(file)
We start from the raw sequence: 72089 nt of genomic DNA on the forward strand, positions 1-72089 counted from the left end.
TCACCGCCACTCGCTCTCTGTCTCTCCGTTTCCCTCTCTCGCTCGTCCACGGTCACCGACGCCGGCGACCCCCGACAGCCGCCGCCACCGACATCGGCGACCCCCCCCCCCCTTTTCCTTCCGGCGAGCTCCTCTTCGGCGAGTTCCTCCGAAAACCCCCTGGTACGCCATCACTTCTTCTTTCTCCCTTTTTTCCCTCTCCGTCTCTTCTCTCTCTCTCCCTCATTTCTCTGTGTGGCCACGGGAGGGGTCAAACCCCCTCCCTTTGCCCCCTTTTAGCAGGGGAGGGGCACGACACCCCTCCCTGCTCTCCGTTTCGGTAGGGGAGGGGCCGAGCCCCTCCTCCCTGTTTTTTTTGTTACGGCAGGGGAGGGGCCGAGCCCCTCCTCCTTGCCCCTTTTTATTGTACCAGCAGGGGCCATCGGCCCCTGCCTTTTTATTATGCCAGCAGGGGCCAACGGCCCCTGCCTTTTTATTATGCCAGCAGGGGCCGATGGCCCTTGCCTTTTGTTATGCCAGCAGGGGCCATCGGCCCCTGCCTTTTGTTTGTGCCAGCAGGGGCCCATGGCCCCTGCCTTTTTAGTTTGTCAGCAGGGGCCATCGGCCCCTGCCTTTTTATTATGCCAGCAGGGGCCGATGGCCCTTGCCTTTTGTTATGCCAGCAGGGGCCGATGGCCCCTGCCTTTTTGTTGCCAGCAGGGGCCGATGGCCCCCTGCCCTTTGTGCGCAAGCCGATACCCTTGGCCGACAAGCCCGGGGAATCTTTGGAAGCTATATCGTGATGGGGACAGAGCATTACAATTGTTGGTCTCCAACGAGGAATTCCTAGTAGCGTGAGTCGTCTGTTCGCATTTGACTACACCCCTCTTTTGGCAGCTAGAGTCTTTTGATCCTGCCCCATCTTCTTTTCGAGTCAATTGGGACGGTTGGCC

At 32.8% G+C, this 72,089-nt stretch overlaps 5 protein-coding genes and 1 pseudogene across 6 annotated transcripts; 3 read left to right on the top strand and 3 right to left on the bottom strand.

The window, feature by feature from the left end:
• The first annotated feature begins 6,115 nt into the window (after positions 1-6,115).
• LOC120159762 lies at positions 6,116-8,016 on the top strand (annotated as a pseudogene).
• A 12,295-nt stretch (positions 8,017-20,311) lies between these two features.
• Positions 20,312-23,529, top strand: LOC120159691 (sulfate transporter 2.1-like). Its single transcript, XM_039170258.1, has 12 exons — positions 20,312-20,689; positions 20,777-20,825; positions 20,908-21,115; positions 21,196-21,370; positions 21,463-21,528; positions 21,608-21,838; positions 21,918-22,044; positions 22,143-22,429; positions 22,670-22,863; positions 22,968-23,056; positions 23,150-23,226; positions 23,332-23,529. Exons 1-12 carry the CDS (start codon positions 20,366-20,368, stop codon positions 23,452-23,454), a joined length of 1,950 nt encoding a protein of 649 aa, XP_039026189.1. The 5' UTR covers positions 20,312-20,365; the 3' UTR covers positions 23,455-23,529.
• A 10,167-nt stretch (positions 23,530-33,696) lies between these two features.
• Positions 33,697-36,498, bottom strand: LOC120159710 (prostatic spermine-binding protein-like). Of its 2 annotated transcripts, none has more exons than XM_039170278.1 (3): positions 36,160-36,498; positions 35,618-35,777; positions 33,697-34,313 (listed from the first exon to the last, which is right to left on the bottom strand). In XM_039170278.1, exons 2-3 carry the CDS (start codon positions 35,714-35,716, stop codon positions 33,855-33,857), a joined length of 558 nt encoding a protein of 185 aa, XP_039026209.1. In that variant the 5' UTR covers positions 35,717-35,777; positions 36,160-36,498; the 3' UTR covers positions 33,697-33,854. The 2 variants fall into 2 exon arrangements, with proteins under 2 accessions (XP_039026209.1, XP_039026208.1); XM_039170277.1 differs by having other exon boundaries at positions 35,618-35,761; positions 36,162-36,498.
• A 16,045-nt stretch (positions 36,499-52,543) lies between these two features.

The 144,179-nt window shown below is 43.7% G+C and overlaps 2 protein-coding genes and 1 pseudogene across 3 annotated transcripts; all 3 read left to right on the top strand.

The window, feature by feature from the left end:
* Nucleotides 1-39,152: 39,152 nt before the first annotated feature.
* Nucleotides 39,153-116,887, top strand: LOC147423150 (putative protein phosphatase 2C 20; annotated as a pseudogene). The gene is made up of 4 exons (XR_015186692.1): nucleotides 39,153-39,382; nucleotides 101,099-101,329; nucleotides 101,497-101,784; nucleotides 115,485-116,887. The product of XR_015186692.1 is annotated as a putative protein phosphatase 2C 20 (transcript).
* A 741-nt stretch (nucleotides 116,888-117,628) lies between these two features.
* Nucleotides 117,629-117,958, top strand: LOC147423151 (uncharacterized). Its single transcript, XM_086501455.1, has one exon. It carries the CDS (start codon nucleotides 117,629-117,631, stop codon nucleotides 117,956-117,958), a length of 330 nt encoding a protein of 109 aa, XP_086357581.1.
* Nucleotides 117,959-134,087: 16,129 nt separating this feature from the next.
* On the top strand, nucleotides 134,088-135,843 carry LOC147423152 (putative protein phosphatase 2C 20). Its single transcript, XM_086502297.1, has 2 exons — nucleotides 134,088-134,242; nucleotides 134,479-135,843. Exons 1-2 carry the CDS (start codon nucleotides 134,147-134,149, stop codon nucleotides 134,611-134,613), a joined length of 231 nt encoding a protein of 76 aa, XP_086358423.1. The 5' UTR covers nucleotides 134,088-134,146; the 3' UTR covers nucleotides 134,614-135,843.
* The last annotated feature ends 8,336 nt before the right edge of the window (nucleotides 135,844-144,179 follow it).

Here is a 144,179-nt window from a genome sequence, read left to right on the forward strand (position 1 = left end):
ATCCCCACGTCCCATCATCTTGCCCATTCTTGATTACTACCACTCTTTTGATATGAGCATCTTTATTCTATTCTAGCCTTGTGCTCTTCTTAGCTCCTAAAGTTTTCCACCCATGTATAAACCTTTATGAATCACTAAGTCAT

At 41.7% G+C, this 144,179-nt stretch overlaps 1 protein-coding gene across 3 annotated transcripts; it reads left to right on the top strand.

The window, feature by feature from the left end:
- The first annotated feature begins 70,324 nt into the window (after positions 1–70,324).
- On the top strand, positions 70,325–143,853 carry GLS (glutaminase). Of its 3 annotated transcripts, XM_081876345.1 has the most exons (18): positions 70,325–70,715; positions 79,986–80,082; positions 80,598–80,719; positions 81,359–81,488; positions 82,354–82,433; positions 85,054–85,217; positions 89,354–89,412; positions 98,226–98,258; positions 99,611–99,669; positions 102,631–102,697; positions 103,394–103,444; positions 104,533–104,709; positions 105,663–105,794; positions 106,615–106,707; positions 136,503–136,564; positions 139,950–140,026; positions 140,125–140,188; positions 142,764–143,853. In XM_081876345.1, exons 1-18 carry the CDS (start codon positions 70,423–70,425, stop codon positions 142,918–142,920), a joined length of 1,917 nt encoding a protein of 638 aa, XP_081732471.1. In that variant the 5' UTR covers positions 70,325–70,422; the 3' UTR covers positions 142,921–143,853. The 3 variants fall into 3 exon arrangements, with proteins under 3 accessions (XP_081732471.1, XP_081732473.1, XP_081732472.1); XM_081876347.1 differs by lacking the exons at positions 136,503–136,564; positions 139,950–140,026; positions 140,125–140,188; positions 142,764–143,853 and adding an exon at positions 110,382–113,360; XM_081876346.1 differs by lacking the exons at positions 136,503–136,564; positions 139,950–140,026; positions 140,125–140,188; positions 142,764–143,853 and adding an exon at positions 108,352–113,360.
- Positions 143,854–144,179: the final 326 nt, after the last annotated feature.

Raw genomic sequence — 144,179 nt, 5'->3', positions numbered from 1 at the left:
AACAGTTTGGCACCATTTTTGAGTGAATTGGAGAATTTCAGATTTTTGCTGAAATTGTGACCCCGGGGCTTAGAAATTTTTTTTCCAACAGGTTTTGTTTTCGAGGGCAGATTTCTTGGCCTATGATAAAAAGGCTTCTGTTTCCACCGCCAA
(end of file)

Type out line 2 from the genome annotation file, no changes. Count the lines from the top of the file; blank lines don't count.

TCACCGCCACTCGCTCTCTGTCTCTCCGTTTCCCTCTCTCGCTCGTCCACGGTCACCGACGCCGGCGACCCCCGACAGCCGCCGCCACCGACATCGGCGACCCCCCCCCCCCTTTTCCTTCCGGCGAGCTCCTCTTCGGCGAGTTCCTCCGAAAACCCCCTGGTACGCCATCACTTCTTCTTTCTCCCTTTTTTCCCTCTCCGTCTCTTCTCTCTCTCTCCCTCATTTCTCTGTGTGGCCACGGGAGGGGTCAAACCCCCTCCCTTTGCCCCCTTTTAGCAGGGGAGGGGCACGACACCCCTCCCTGCTCTCCGTTTCGGTAGGGGAGGGGCCGAGCCCCTCCTCCCTGTTTTTTTTGTTACGGCAGGGGAGGGGCCGAGCCCCTCCTCCTTGCCCCTTTTTATTGTACCAGCAGGGGCCATCGGCCCCTGCCTTTTTATTATGCCAGCAGGGGCCAACGGCCCCTGCCTTTTTATTATGCCAGCAGGGGCCGATGGCCCTTGCCTTTTGTTATGCCAGCAGGGGCCATCGGCCCCTGCCTTTTGTTTGTGCCAGCAGGGGCCCATGGCCCCTGCCTTTTTAGTTTGTCAGCAGGGGCCATCGGCCCCTGCCTTTTTATTATGCCAGCAGGGGCCGATGGCCCTTGCCTTTTGTTATGCCAGCAGGGGCCGATGGCCCCTGCCTTTTTGTTGCCAGCAGGGGCCGATGGCCCCCTGCCCTTTGTGCGCAAGCCGATACCCTTGGCCGACAAGCCCGGGGAATCTTTGGAAGCTATATCGTGATGGGGACAGAGCATTACAATTGTTGGTCTCCAACGAGGAATTCCTAGTAGCGTGAGTCGTCTGTTCGCATTTGACTACACCCCTCTTTTGGCAGCTAGAGTCTTTTGATCCTGCCCCATCTTCTTTTCGAGTCAATTGGGACGGTTGGCC